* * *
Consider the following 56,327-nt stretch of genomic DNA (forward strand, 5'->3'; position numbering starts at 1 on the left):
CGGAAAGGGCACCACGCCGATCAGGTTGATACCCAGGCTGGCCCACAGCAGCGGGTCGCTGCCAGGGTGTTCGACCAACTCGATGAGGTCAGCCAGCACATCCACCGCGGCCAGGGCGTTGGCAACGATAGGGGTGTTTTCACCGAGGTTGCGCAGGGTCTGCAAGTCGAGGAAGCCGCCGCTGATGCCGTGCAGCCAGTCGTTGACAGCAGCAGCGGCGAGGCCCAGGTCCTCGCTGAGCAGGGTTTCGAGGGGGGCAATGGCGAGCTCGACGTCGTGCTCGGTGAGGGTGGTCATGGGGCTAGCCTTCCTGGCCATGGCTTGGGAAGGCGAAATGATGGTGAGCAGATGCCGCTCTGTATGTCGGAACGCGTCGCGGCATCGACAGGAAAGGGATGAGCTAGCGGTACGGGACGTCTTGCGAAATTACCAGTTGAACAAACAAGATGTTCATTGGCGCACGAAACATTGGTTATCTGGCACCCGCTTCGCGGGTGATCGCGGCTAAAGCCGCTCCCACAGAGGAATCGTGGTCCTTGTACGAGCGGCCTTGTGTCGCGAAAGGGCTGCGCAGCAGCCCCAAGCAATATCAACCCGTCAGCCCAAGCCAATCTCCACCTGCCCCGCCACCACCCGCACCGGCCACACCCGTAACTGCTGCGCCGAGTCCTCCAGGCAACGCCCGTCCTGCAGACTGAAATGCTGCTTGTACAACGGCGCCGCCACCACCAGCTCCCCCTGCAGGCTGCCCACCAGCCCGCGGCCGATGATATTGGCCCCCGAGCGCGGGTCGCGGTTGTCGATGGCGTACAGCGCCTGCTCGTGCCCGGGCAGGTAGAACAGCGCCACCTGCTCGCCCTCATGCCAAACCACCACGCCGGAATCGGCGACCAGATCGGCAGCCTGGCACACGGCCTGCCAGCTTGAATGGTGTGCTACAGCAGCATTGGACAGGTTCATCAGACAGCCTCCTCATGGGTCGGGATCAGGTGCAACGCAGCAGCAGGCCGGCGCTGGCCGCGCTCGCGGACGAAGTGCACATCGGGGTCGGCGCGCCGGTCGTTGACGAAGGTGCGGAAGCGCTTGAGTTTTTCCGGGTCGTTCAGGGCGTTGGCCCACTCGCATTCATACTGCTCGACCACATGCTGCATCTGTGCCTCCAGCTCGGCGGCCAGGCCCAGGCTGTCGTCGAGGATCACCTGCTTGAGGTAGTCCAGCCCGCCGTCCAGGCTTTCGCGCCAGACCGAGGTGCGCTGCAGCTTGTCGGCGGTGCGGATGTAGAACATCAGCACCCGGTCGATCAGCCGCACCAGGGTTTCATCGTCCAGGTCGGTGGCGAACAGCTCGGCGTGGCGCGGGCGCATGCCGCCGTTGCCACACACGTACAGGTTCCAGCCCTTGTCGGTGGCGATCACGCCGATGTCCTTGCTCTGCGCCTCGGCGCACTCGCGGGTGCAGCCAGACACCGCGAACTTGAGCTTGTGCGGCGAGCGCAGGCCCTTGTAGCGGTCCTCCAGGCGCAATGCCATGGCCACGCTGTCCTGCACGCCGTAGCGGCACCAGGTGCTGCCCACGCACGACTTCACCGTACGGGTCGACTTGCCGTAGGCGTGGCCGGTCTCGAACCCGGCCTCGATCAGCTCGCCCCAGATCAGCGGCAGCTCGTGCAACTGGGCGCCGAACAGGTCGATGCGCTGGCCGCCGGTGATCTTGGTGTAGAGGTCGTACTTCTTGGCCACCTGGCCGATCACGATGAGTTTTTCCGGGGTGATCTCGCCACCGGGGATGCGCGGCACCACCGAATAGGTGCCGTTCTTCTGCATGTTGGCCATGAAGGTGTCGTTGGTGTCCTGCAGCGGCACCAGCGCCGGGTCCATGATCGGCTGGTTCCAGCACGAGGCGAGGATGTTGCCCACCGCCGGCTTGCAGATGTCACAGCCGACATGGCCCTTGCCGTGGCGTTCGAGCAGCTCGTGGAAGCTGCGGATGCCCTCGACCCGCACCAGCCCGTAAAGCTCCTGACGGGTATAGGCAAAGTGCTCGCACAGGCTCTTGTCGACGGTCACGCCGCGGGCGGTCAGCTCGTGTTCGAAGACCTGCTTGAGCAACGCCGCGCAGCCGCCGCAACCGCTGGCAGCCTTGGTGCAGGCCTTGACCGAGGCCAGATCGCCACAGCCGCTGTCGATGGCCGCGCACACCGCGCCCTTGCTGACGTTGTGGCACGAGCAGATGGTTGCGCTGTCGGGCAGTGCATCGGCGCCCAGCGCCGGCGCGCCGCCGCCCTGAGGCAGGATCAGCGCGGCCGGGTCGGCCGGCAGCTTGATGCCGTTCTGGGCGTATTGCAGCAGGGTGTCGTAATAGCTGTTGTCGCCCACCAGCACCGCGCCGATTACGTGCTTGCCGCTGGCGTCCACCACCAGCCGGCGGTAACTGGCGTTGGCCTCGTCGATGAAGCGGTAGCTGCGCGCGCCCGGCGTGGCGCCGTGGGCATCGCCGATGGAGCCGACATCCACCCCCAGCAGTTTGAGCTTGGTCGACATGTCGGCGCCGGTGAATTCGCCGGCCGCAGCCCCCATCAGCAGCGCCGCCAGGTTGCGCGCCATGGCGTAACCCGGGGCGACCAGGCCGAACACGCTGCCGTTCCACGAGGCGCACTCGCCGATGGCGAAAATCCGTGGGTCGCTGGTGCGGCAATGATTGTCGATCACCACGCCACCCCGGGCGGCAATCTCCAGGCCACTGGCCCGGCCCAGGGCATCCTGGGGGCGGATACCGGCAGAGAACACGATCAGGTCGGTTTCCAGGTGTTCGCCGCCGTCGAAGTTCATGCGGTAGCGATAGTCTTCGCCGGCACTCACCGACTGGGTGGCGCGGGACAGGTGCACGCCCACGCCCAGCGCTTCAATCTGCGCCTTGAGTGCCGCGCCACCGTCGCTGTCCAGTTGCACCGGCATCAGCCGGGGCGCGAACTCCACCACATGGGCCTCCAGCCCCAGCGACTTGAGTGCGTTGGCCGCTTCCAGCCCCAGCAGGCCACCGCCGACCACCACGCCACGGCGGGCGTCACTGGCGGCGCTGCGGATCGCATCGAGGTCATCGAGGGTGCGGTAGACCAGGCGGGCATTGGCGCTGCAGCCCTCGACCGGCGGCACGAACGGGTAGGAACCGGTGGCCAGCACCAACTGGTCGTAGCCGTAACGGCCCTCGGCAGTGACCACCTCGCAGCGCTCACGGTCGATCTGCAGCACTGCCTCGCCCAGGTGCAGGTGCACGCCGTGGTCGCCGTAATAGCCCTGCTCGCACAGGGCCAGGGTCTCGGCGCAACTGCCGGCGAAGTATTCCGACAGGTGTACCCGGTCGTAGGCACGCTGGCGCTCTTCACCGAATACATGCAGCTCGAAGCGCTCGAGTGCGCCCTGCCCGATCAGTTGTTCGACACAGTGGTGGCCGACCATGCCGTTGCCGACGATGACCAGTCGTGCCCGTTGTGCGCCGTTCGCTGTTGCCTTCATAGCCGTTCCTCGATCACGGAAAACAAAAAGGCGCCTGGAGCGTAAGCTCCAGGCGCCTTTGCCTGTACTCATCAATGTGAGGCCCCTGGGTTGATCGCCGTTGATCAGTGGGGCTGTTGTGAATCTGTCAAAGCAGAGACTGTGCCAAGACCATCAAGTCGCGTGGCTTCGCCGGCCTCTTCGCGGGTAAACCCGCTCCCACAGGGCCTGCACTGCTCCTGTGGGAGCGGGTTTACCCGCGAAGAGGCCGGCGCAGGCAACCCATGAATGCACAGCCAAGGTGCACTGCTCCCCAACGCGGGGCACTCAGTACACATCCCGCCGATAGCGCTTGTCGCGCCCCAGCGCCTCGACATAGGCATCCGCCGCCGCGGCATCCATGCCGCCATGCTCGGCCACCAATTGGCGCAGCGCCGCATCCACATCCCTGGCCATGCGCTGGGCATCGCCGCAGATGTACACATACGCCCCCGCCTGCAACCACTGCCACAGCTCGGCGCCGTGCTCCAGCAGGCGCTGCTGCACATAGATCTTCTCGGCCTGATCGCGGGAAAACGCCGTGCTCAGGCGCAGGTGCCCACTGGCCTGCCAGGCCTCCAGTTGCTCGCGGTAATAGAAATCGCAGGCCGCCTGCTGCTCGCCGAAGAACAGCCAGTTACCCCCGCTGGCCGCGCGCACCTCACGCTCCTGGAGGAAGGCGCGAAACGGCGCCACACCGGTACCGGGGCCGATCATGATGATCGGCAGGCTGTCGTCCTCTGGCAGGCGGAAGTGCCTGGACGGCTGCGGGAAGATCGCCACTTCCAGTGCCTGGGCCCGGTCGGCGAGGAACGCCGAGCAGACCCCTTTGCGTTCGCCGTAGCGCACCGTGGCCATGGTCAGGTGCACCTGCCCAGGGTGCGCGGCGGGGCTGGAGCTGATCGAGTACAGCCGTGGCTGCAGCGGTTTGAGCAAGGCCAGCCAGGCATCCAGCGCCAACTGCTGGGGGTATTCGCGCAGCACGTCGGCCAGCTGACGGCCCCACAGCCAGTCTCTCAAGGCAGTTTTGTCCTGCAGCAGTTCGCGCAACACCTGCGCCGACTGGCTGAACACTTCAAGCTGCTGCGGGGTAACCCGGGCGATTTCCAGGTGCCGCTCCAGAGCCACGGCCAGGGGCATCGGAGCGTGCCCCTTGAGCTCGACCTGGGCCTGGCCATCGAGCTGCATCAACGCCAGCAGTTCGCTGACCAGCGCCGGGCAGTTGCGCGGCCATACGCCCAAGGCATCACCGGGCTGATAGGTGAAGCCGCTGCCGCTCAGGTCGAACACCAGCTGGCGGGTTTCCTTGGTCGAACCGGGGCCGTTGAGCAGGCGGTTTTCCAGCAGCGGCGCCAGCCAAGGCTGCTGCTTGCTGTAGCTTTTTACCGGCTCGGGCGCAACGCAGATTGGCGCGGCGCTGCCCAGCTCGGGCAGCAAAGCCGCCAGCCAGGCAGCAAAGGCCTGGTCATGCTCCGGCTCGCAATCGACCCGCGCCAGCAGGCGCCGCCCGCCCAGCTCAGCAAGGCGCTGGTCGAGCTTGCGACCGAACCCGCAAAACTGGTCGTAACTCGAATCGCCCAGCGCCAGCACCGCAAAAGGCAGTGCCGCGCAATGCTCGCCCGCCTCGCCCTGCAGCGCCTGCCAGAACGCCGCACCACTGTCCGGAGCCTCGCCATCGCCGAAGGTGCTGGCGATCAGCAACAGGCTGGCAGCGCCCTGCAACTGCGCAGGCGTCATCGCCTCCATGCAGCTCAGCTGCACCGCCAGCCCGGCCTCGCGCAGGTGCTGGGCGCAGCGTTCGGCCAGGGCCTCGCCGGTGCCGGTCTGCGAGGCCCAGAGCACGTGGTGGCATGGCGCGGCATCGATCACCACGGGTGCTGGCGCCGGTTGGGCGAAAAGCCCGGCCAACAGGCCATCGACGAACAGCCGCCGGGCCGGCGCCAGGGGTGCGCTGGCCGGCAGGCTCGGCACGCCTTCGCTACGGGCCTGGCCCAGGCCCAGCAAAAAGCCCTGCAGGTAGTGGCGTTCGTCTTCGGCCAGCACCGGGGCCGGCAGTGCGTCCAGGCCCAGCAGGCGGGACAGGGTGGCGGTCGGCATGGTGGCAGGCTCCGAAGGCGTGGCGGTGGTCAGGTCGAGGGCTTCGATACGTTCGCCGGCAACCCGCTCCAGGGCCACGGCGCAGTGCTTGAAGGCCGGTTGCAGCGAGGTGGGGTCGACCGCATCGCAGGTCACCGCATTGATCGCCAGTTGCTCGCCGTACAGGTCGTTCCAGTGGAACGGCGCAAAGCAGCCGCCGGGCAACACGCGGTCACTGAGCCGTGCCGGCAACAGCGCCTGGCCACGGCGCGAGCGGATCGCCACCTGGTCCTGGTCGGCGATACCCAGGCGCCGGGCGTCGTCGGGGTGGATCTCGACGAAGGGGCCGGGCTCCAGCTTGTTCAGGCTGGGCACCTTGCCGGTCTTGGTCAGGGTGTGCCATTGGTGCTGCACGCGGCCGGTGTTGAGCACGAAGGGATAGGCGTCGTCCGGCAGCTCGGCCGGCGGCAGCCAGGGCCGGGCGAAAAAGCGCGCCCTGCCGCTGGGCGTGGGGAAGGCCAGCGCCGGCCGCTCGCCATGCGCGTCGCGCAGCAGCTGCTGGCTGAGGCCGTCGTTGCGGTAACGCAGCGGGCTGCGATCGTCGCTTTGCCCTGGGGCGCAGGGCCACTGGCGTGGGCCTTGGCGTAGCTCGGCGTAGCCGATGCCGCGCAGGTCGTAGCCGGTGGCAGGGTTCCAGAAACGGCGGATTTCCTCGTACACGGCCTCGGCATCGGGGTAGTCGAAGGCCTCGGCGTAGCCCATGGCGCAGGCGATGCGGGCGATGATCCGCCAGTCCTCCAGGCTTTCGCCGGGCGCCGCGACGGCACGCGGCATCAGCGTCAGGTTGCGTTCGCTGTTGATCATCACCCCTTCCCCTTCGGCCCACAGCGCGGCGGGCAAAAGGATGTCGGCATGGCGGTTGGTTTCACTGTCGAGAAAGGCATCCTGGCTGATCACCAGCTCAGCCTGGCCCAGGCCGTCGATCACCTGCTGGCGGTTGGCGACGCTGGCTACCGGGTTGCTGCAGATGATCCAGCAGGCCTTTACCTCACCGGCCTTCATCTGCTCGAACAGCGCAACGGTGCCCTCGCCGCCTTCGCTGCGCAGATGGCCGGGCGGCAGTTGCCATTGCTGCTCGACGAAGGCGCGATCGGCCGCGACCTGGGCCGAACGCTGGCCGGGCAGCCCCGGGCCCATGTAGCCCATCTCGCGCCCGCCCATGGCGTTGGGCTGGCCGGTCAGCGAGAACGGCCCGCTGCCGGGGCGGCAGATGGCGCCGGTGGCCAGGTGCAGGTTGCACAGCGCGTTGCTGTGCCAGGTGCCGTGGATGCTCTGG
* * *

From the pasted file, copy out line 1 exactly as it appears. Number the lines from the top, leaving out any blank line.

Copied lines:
Consider the following 56,327-nt stretch of genomic DNA (forward strand, 5'->3'; position numbering starts at 1 on the left):